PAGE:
Concerns family tributes may be spoiling a Bronte Country beauty spot will lead to a ban on benches there – and the creation of a new memorial garden in Haworth.

Penistone Hill, a council-run park above Haworth, has become a popular spot for people to place benches and plants in memory of departed loved ones.

But with the number of memorials steadily increasing, there are fears the beauty spot could become cluttered with furniture, and that alien plant species could harm the delicate moorland.

To counter the problem, Bradford Council is teaming up with the Friends of Haworth Park to create an alternative memorial garden.

Work is due to begin this year, and the council will ban any new benches at the country park, directing families instead to the memorial garden.

Penistone Hill is on the walk between Haworth and Top Withens, the landscape that inspired Wuthering Heights and that is seen by thousands of tourists each year.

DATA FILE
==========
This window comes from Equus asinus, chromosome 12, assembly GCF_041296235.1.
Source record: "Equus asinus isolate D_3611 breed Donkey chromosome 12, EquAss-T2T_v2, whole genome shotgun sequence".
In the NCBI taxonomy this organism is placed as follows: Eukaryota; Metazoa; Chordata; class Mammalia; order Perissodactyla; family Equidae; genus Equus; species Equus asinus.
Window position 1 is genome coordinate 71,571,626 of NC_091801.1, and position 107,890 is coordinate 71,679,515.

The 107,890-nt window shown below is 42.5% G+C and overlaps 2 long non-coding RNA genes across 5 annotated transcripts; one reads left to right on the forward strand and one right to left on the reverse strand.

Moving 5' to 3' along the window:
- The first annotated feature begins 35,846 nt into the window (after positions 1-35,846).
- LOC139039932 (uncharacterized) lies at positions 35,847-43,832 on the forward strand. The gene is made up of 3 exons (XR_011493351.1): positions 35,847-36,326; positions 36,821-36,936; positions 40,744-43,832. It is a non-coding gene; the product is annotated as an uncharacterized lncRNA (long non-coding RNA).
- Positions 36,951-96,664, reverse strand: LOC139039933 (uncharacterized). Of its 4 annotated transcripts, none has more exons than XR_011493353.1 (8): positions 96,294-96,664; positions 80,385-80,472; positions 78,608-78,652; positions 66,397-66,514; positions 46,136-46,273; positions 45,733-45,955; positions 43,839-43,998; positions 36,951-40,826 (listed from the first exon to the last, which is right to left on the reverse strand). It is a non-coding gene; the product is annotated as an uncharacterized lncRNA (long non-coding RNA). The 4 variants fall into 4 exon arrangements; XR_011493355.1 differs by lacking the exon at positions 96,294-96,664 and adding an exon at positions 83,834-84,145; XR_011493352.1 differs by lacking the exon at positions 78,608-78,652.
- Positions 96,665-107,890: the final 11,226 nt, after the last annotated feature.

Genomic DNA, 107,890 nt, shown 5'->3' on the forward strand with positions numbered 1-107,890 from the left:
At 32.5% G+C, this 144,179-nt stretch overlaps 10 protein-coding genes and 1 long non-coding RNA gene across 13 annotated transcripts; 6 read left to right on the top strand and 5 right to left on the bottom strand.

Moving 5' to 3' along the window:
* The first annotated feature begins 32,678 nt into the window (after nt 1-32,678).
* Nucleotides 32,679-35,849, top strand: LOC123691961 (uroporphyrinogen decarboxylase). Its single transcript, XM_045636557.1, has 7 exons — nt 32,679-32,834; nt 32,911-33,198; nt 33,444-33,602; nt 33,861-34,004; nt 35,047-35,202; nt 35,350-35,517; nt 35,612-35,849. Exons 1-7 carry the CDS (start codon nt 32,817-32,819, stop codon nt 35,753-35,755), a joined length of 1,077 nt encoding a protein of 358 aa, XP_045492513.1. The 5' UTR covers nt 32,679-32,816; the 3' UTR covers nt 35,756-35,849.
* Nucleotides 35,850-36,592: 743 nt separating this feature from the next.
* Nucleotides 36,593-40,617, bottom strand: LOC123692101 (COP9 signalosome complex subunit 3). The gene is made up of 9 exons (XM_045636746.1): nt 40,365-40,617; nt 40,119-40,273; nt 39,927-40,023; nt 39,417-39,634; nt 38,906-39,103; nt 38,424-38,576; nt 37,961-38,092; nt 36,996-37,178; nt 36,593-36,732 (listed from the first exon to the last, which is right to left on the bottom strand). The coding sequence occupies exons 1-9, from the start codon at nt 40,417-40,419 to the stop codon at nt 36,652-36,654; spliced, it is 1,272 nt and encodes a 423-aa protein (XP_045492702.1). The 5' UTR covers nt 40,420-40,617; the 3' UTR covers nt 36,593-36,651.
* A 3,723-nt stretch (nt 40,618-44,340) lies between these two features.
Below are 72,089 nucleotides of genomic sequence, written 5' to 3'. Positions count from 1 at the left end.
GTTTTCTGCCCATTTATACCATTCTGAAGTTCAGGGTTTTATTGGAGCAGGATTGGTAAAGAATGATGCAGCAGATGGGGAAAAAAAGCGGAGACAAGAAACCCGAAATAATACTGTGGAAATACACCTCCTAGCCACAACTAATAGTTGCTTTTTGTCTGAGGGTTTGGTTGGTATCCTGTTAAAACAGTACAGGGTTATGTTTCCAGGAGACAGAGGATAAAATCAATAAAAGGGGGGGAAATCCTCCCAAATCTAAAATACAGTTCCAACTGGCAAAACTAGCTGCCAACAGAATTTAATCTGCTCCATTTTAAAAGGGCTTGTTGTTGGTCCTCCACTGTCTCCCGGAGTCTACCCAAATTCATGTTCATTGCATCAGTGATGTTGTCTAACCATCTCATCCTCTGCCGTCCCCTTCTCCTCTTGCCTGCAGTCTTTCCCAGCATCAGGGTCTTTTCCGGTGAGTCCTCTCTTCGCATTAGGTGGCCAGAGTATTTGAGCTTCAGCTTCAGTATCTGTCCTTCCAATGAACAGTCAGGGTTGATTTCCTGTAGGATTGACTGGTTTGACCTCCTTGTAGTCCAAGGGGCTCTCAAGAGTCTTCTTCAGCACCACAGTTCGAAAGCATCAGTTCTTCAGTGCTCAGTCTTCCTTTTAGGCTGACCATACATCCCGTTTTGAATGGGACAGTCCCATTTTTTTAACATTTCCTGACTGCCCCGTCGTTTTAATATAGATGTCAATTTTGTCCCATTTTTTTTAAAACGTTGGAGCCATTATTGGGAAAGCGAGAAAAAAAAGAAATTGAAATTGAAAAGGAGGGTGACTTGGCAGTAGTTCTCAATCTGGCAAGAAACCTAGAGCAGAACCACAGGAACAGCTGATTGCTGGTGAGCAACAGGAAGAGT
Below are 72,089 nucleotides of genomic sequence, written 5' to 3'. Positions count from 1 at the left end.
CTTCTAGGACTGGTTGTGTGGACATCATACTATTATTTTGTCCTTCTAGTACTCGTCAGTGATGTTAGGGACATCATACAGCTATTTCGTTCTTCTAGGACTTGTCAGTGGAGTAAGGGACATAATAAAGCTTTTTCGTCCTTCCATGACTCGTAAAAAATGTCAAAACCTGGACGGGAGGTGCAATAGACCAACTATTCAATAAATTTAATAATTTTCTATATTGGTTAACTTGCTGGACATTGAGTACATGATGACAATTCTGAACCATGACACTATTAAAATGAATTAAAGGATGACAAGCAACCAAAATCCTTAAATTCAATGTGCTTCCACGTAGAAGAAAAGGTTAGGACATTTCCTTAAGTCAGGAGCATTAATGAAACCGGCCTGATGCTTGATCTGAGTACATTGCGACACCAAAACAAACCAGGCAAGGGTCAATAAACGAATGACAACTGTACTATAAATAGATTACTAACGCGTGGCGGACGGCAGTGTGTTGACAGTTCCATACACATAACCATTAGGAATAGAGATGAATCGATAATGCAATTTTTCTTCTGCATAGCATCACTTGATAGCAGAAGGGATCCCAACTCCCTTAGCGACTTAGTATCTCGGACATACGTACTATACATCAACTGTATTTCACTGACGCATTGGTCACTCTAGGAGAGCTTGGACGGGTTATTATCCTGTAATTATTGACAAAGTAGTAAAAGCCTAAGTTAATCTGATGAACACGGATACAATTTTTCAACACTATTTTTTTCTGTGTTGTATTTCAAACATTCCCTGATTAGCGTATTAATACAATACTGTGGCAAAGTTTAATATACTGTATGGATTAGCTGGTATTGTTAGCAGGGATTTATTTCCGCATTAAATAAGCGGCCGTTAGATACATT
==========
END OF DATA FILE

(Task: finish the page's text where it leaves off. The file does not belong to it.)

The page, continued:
Local ward councillors have donated £2,000 to the scheme, which will be created at the park entrance in Bridgehouse Lane. It will include benches, memorial plaques, flowerbeds and trees.

Phil Barker, assistant director for leisure services, said: “A number of memorials to deceased family and friends have appeared at Penistone Hill Country Park.

“Often these are in the form of trees, shrubs and flowers, and on occasion we don’t even know that they have been planted as memorials, which can cause distress if they have to be removed for land management or ecological reasons.

“While we acknowledge some people do like to mark their loved ones’ favourite places in this way, we want to make sure we preserve the natural beauty of the country park for future generations to enjoy.”

Worth valley councillor, Glen Miller, said: “There had been complaints about benches popping up there. I didn’t think it was a problem until some of the plants people had put there started to take over the local plants. It seems to have been more prolific lately.

“It’s a sensitive issue because it is a memory of someone who has passed away, so whatever is done has to be done sympathetically.”

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